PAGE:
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A Life Of Canvas

  

A life on canvas

While artist Rafael Pintos-López has chosen realism as painting style,
there is still some mystery to his work, Libby Peacock discovers.

As a child in Argentina, painter Rafael Pintos-López grew up surrounded by magnificent art. “Mum instilled in us a love for painting. Some of her best friends were painters, we had art at home and we regularly went to exhibitions”, he says.
But although he has painted all his life, his art normally ended up with family and friends. “I never thought of exhibiting my work until a few years ago,” says Pintos-López, who works from his home in the bush in Michelago, 50 km south of Canberra.
While he only started painting “seriously” at the age of 45, recent work has met with acclaim. The artist has won four prizes for three of his paintings presented at the last Artists’ Society of Canberra (ASOC) exhibition, including first and second prizes for portrait and figure painting, a first for still life and best-of-show award.
“Many people who start painting late in life end up doing watercolours and landscapes, but that is not what I want to do. I am interested in many different things and like to express my emotions, demons, ideas and concepts through painting,” says the artist, who describes his style as tight realism. “Although I have absolutely nothing against any other style, I enjoy realism. What you see is what you get – there is nothing hidden,” he stresses. “I am a linguist by training and translating for international conferences is my bread and butter, but painting is my main thing. It’s where I go when I want to be on my own. It’s my bubble, my refuge.”
“What I try to do when I paint is to get in touch with you. I may insult you, caress you, love you. I want you to take what I am giving and that’s all. But I don’t simply copy things. There is some mystery in what I do –or I hope there is. When I paint about my demons I’m not telling you what they are, but they are there and you’re probably going to see them.”
Notwithstanding his love for realism, Pintos-López’s work is constantly evolving. “No painter can say they’re not changing. If they’re not, they’re dead.”Recently , I started exploring religión as a subject. I am not a deeply religious man, but I believe in having some sort of direction, going forward, improving, becoming more spiritual,” he says.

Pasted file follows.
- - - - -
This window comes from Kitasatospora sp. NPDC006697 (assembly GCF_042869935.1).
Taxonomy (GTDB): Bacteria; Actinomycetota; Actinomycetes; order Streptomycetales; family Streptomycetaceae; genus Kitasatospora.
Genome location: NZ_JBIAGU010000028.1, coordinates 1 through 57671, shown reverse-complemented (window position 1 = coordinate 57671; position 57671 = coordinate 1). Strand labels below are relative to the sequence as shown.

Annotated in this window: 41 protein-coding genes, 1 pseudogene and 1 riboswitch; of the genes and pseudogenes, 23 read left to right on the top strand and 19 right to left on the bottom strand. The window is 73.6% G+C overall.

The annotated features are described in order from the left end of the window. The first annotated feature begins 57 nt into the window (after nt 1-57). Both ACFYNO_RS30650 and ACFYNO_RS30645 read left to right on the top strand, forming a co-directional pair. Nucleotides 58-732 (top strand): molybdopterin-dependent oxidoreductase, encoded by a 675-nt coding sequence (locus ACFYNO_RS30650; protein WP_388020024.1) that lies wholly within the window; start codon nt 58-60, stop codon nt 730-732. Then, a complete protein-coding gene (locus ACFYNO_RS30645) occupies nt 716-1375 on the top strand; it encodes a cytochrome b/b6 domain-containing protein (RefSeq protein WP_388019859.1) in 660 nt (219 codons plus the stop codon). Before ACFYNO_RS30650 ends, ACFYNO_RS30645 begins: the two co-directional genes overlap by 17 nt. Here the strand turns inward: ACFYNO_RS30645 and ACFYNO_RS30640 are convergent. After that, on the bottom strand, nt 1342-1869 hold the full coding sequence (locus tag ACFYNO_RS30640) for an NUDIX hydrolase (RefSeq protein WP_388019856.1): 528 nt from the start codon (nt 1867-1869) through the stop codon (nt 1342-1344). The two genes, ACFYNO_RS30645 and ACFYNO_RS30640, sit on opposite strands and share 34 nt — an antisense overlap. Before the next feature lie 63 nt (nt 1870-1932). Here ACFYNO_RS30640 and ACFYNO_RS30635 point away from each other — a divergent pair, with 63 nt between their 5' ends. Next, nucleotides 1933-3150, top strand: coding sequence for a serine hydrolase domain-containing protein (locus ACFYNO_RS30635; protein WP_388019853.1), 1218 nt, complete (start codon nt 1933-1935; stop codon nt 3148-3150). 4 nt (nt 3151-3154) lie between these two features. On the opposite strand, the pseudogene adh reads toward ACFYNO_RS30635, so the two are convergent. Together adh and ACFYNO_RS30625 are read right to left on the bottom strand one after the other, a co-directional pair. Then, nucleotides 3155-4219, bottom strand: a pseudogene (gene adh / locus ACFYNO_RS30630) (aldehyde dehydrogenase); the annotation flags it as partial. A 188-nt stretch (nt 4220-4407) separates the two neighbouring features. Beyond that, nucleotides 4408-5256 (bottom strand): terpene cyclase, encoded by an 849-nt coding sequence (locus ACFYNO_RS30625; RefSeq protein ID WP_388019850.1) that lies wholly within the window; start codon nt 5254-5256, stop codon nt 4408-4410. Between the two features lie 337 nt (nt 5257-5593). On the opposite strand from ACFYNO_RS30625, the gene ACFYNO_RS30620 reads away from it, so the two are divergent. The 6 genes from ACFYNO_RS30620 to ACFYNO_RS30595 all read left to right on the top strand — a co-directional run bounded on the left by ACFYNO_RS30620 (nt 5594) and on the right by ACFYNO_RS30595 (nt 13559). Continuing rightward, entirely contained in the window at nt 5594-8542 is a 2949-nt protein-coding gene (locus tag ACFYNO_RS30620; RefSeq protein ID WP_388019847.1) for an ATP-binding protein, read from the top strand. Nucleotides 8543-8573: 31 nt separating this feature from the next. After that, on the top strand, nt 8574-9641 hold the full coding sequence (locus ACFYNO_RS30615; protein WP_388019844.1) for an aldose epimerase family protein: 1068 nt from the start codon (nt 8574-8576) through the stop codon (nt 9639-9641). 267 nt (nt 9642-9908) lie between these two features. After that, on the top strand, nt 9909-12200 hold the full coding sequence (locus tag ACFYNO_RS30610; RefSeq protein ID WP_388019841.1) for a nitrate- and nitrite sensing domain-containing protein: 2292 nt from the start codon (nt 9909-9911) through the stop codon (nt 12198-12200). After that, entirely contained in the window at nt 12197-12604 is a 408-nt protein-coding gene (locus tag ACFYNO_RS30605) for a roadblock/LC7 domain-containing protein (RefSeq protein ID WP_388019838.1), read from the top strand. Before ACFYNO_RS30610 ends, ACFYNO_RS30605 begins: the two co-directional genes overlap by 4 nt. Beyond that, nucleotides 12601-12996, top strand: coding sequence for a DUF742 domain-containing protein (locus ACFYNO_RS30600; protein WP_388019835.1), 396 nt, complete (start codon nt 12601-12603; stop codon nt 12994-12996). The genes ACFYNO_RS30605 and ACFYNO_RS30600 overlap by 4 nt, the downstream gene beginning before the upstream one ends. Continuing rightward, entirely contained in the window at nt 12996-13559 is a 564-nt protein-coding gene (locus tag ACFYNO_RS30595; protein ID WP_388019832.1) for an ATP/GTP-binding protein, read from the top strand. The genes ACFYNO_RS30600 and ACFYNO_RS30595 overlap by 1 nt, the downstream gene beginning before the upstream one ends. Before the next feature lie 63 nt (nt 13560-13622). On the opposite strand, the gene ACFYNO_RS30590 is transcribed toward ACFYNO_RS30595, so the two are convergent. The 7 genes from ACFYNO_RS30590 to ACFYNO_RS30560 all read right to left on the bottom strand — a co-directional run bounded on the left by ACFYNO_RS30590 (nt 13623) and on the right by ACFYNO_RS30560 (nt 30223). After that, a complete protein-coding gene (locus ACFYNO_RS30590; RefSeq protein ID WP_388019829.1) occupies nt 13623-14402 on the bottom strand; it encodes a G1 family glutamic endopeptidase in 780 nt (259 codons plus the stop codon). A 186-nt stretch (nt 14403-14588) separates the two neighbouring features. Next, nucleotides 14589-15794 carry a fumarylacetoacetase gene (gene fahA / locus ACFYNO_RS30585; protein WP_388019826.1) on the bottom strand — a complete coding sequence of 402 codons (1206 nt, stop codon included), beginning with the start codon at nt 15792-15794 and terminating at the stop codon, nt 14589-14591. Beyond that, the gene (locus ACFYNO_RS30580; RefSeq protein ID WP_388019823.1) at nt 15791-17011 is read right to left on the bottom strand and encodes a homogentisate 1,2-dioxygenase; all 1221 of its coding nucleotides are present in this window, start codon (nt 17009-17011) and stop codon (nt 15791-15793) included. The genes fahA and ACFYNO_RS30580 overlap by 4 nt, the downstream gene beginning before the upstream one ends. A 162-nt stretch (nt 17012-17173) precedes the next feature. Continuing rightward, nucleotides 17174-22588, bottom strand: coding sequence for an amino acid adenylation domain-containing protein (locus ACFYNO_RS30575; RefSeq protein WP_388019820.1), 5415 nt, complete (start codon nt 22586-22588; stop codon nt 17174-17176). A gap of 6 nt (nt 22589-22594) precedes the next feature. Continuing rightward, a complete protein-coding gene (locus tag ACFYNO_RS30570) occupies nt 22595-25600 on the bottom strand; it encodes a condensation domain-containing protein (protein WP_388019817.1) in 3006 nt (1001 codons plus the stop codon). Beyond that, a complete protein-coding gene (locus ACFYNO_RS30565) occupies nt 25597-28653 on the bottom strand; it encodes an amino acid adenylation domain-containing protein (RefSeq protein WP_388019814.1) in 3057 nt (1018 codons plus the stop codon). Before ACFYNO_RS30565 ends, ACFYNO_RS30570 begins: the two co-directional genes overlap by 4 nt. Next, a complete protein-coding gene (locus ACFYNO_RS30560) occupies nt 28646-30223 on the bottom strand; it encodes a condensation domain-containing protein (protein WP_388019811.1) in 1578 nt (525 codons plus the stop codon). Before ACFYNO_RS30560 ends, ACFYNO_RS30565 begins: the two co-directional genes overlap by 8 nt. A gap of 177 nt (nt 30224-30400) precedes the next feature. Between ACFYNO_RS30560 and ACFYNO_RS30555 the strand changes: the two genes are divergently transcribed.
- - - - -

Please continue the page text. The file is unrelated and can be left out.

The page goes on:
He feels particularly strongly about one new painting, Hand of an Extraordinary Man, depicting the hand of Jesus with dirty fingernails. “Blasphemy as an artistic response is not appealing to me, but I thought there should be a way of expressing Christ’s humanity. The dirty nails are my answer to that. Jesus was indeed an extraordinary man – a great man – with amazing visión and charisma, but he was a man – and a carpenter at that. I know it’s a bit confronting, but that’s what I believe, anyway.”
“I think the painting has strength. The light reminds me of [Spanish baroque-era Francisco de] Zurbarán´s work, which does not surprise me because he is a great influence, but it was not intentional. When playwrights say characters take a life of their own, they might as well be describing what happens with paintings sometimes.¨
Other artistic influences are the work of American realist painter Andrew Wyeth and 18th-century still life painter Jean-Baptiste Chardin. “All the painters I admire the most are realistic painters. I’m not trying to copy any of them, but I love what they do. There is something quite fantastic about objects and I enjoy doing still life, where it’s all about the light.”
We’re all trying to come up with ‘the’ painting and the only way to do that is to produce the best quality posible. Through copying you learn technique, but ultimately it’s substance that matters,” he says.
Other passions include writing short stories in Spanishy and jewellery design. “For some reason, my jewellery ends up looking very Spanish, probably because what you absorb as a child emerges again when you’re older. I use silver and some gold. I don’t sell it – I just make it for my wife.”
Pintos-López, who came to Australia as a 25 year old and has lived here for four decades, is about to embark on a year-long visit to South America with his wife Inés and one of his sons, 15 year-old Millán. “I want Millán to learn Spanish and the only way to do this properly is to immerse him in it,” he says. (His other sons and stepdaughters are grown up and “doing their own thing”.)
While based in Buenos Aires, Pintos-López will take the opportunity to travel to Perú and Uruguay and to sketch. Í’ve never really had the time to do this during previous visits, which are always short holidays and visits with family and friends.” He aims to return to Australia in January 2009 with enough paintings for an exhibition.
“I’ve had a productive life so far and did what I had to do to provide for my family, but my dream is to contribute whatever in terms of my art, to be able to express my ideas and to be listened to. I have things to say and if people can read these things in my art, I’ll be very happy. It doesn’t matter if my name is there, I just hope my art is there.”

Canberra Times – Wednesday, January 16, 2008